A still of the video obtained by the Penticton Western News showing a police officer winding up to punch Cody Wilson as three officers arrest him for allegedly having two handguns. Submitted photo

Wilson firearms trial jury’s hands

Defence questions where firearms came from, while Crown assures jury they came from Cody Wilson

The fate of Cody J. E. Wilson is in the hands of the jury to decide whether a police search of the man in October 2016 produced a pair of prohibited weapons.

Wilson has been standing trial since Friday last week over firearms charges, in which the jury heard that Wilson’s girlfriend at the time had called police from Denny’s restaurant to report that Wilson had gotten into an altercation with her and had firearms.

Police testified to sneaking up on Wilson, in a truck outside the Denny’s, and pulling him out of the truck for a search.

Related: Video shows rough arrest of man in trial on firearms charges

A video of the arrest shows a rough struggle between police and Wilson, with at least one punch thrown by an officer while Wilson was pinned to the ground.

Police allege a handgun was found in one of Wilson’s pockets, while another handgun was reportedly found under a seat in Wilson’s truck, but defence lawyer Michael Patterson cast doubt on where the gun on Wilson’s person came from and who put the gun under the car seat.

“On that day, he did not commit a crime. He did not have any gun in his pocket,” Patterson told the jury in his closing remarks. “Guns were found in the truck. He had no knowledge that the gun was under the seat. He did not consent to the gun being placed there. He didn’t know that it was there.”

Patterson suggested the gun was placed under the seat of the vehicle by Wilson’s then-girlfriend, who had been at home much of the day while Wilson was at work. But that suggestion, in itself, was potentially problematic, as the question of whether someone else was culpable of the crime must be pressed upon that person while they testify.

But the defence painted Wilson as a responsible gun owner, whose weapons were all licensed and who knew how to properly store and secure a firearm — not leave it under a seat.

“Mr. Wilson may have been the president of the local union at a good job, but as your experience will tell you, drugs can lead to bad decision,” Crown lawyer Andrew Vandersluys countered. “You heard from him, confirmed he was using methamphetamine on a daily basis at the time.”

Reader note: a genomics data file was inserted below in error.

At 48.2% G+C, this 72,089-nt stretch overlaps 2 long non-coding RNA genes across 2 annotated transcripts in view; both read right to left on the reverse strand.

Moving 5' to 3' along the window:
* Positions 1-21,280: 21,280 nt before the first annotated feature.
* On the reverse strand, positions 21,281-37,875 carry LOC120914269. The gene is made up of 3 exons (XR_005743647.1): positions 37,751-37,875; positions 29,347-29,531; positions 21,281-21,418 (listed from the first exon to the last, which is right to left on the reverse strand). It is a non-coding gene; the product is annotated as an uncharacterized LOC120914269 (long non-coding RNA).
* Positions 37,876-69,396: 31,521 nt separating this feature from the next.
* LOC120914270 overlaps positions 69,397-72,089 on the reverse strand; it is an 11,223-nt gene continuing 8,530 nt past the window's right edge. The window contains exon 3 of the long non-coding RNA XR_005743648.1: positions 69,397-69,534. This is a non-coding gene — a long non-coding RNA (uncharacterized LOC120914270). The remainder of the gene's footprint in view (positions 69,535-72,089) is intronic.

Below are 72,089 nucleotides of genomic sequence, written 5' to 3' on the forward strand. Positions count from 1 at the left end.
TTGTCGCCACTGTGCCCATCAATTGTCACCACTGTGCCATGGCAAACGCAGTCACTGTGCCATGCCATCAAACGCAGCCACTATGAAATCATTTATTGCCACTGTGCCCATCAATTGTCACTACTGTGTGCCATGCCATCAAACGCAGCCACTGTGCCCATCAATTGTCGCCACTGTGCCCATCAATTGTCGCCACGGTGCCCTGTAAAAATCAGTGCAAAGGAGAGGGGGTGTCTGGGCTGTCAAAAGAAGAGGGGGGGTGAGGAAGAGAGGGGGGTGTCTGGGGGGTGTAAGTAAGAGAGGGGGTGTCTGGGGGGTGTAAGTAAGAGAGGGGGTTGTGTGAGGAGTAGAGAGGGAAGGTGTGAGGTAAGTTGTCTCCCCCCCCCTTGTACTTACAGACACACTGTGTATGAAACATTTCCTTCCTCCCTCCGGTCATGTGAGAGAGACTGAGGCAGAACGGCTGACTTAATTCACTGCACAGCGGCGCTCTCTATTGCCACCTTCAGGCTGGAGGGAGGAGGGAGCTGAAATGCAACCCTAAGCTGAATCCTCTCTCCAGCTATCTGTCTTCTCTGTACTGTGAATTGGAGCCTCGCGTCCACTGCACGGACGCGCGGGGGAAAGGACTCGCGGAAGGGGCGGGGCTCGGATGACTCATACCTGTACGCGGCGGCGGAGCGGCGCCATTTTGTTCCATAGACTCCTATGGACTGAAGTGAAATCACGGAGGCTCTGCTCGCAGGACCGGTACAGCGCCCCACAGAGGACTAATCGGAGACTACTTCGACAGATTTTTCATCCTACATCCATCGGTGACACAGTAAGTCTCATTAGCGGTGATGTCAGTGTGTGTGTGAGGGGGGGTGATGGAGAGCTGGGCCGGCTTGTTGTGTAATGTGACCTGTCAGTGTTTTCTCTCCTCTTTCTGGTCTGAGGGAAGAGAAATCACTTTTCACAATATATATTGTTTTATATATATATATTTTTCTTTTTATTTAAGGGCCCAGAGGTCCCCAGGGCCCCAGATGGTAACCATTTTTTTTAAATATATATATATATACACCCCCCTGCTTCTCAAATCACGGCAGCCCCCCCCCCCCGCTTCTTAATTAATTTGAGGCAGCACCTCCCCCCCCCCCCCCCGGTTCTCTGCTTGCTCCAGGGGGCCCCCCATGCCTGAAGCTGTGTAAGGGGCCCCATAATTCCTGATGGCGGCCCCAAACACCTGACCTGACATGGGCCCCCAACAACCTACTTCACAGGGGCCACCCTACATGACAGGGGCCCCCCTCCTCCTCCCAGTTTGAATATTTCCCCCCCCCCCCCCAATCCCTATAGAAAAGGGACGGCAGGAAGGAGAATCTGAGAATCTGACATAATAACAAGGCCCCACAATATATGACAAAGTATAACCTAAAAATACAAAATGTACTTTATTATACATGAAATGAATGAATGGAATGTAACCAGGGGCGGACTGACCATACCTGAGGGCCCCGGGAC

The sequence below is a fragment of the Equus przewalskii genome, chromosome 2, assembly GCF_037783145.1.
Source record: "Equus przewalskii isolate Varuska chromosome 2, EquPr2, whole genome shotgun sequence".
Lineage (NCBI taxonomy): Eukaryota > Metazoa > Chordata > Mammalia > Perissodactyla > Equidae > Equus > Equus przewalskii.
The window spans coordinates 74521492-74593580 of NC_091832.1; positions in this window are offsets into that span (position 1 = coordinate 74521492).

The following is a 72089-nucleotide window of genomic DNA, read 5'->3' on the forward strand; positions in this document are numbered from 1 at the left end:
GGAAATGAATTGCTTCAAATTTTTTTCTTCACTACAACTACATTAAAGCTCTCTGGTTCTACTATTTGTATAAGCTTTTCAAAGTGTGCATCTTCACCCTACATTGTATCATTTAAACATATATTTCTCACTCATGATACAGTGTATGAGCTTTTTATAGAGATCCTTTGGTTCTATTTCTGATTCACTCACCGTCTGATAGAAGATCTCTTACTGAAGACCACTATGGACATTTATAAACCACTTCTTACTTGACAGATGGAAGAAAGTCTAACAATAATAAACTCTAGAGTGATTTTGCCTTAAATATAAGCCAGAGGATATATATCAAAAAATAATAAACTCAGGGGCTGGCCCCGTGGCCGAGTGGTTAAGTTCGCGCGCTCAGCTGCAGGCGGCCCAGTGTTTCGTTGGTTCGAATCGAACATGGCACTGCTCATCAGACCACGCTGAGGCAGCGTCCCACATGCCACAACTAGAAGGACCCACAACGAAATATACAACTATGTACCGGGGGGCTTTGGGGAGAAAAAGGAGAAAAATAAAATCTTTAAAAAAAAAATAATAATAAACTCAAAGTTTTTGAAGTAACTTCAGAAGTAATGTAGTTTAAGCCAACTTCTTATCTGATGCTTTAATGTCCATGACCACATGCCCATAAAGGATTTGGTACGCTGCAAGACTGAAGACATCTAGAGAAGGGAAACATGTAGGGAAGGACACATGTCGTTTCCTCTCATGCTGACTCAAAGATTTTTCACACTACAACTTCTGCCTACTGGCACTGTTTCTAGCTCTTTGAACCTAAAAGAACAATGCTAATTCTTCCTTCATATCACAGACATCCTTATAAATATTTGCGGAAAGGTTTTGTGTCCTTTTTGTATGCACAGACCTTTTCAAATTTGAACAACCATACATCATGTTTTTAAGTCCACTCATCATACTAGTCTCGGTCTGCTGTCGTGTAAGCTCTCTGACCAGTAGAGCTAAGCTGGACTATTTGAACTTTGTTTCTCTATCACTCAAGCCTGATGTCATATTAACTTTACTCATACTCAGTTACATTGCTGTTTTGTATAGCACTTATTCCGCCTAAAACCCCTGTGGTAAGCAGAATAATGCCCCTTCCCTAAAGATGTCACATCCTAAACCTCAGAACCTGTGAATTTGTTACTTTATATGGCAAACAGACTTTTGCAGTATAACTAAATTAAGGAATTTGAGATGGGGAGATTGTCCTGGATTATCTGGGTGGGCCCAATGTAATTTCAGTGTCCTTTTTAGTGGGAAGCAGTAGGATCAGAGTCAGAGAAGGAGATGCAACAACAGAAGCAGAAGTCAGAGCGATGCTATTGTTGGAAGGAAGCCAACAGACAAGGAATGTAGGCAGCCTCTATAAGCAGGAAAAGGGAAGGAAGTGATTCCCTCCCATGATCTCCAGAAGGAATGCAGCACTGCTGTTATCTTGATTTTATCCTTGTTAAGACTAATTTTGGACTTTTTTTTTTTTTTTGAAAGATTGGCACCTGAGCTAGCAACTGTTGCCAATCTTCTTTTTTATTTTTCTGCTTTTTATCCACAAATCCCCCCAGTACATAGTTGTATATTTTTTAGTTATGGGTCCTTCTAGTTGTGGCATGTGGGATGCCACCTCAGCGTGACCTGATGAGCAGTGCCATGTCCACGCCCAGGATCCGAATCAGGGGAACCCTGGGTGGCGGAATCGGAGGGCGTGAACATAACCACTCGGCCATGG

As for the gun that was allegedly found in Wilson’s pocket, Patterson argued the video the jury watched did not clearly show a gun being taken from Wilson.

Patterson suggested the item being taken from Wilson at the end of the video was the baton which police officers suggested was taken from Wilson’s back pocket earlier.

Patterson suggested the lead investigator’s testimony had been contradictory at times.

“The lead investigator cannot remember exactly what he did or when he did it. He said it happened in the day, so many things were happening, I made my notes in my notebook at 10 o’clock in the night,” Patterson said. “But common sense, ladies and gentlemen, would suggest if you are sitting on that baton when you weren’t expecting anyone, it’s just impossible. That’s not what normal people do. You would not be sitting on that.”

Patterson added the baton likely would have fallen out of Wilson’s back pocket during the struggle, and suggested the baton was in the cargo pants pocket, which would have been more secure and would have meant Wilson wasn’t sitting uncomfortably on a baton.

But Vandersluys pointed to two parts of the video — approximately 40 seconds in, a small, metallic clanking sound can be heard, and an object appears to roll along the ground, over the white line marking a parking stall.

That, Vandersluys suggested, was the baton being pulled from Wilson and tossed on the ground, while at the end, when an item appears to be pulled from Wilson’s front, right pocket, Vandersluys said that had to be the handgun.

In that moment, an officer says “I’ve got one right here,” followed by another telling the first officer to “secure it.”

“The officers are referencing the revolver,” Vandersluys said. “Police say ‘secure it’ to indicate a firearm needs to be made safe. Bullets need to be taken out, etc. Police do not say ‘secure it’ about batons.”

The defence also questioned why no fingerprints were taken of the handgun, and also said that the girlfriend had called the police several times to retract her statement about Wilson.

The 11-person jury was asked to deliberate on the issue, and will deliver their decision to the court when a verdict is made.


@dustinrgodfrey

dustin.godfrey@pentictonwesternnews.com

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